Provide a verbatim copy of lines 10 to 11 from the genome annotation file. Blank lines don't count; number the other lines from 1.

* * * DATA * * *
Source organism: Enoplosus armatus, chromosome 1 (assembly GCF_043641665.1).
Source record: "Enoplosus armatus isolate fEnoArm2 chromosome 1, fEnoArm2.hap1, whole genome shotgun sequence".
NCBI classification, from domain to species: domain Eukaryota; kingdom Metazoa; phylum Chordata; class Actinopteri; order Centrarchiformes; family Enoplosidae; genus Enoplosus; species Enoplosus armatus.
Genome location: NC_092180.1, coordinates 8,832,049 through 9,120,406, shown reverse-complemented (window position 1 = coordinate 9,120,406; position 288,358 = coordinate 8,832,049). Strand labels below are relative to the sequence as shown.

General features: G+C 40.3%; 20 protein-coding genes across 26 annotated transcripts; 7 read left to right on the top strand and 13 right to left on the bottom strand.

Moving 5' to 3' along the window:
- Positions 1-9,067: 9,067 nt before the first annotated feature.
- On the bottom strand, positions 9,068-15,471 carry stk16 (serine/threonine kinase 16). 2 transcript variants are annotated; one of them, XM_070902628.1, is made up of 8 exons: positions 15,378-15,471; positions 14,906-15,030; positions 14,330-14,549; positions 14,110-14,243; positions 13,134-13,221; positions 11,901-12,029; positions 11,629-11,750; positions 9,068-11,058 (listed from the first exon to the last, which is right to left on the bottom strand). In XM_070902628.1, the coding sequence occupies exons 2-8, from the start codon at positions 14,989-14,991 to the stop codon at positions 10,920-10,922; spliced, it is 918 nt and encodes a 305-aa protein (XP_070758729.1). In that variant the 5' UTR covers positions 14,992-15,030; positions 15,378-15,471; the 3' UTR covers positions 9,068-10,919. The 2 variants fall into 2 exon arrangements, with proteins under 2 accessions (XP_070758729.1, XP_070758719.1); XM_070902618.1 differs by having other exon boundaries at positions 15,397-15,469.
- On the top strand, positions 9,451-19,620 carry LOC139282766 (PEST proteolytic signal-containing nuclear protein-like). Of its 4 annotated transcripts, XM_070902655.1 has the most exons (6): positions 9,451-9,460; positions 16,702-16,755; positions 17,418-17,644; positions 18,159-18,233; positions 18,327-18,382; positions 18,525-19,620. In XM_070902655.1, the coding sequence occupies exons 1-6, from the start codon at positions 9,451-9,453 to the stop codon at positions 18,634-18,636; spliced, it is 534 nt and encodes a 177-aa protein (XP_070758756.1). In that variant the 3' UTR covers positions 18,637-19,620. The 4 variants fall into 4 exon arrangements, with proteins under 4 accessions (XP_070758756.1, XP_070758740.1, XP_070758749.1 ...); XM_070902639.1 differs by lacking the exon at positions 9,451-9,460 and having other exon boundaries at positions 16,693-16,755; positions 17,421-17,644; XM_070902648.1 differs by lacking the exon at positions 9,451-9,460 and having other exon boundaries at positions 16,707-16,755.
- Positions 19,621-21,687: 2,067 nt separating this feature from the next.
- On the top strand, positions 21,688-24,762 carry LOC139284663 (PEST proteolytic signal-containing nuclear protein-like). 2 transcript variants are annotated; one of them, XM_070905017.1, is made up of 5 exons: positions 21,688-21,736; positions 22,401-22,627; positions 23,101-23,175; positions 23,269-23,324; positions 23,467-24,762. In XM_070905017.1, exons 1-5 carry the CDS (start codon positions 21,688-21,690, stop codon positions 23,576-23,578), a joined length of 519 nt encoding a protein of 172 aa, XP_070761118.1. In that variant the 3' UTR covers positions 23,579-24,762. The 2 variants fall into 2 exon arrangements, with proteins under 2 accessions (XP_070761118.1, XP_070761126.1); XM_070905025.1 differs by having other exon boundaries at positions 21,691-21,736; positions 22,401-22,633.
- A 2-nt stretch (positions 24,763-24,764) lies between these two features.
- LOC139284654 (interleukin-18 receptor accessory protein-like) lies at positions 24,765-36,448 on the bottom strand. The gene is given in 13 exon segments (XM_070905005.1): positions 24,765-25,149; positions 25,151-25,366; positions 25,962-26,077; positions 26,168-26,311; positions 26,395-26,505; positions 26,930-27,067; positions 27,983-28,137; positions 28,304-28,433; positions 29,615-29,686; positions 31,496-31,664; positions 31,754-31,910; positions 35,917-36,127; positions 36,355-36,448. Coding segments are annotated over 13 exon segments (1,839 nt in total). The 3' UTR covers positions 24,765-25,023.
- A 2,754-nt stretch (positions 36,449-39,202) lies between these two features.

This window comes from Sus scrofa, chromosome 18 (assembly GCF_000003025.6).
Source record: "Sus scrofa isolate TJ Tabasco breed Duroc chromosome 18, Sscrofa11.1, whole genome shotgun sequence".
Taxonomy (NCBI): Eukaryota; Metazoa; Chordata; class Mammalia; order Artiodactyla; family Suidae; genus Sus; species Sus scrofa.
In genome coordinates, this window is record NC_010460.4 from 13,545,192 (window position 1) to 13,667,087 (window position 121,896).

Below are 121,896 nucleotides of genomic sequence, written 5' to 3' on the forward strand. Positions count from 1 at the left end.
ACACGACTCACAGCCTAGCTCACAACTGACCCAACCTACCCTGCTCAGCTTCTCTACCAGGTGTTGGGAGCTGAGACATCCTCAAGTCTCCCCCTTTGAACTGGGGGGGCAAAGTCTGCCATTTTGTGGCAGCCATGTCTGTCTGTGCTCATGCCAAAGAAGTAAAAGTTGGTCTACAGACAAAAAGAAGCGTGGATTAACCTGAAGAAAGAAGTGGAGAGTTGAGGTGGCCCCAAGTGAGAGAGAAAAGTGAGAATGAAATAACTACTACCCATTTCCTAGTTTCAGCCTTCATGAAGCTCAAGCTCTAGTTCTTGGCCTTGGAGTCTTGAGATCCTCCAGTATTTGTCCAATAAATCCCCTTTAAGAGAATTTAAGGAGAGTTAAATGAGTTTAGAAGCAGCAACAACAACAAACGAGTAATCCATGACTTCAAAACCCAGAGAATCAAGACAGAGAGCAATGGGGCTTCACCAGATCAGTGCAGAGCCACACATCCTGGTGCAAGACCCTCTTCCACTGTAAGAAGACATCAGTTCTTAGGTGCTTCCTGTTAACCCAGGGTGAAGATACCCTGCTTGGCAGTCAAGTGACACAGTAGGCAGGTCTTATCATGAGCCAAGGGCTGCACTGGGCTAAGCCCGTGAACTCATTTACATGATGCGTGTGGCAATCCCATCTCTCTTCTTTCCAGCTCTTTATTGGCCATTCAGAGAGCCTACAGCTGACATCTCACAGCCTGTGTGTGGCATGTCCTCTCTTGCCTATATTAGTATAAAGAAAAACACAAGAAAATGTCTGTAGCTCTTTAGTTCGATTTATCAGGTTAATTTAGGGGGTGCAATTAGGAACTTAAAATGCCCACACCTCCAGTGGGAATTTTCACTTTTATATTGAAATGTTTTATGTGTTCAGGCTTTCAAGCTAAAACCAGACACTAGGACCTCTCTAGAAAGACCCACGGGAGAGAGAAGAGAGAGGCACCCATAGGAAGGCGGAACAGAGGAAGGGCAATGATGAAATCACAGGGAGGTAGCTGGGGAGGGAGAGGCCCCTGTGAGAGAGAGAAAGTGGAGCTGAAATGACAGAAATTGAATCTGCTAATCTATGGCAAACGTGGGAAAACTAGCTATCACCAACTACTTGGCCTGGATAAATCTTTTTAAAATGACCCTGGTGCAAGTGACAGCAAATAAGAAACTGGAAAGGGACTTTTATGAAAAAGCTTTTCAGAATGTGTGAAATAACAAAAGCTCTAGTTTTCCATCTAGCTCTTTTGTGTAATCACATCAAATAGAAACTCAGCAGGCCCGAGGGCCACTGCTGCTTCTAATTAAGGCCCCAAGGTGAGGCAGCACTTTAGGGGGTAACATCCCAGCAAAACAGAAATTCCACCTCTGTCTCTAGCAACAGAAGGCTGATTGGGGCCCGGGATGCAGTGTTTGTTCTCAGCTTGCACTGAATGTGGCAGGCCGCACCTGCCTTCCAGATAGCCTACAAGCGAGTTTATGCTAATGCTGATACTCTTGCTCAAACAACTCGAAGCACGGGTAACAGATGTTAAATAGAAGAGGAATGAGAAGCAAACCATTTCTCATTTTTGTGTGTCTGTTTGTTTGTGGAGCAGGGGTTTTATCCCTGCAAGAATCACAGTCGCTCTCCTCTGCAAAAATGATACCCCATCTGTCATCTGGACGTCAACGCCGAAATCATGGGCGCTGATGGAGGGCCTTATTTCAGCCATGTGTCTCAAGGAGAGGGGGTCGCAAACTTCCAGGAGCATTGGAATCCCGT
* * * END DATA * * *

- Positions 19,621-21,687: 2,067 nt separating this feature from the next.
- On the top strand, positions 21,688-24,762 carry LOC139284663 (PEST proteolytic signal-containing nuclear protein-like). 2 transcript variants are annotated; one of them, XM_070905017.1, is made up of 5 exons: positions 21,688-21,736; positions 22,401-22,627; positions 23,101-23,175; positions 23,269-23,324; positions 23,467-24,762. In XM_070905017.1, exons 1-5 carry the CDS (start codon positions 21,688-21,690, stop codon positions 23,576-23,578), a joined length of 519 nt encoding a protein of 172 aa, XP_070761118.1. In that variant the 3' UTR covers positions 23,579-24,762. The 2 variants fall into 2 exon arrangements, with proteins under 2 accessions (XP_070761118.1, XP_070761126.1); XM_070905025.1 differs by having other exon boundaries at positions 21,691-21,736; positions 22,401-22,633.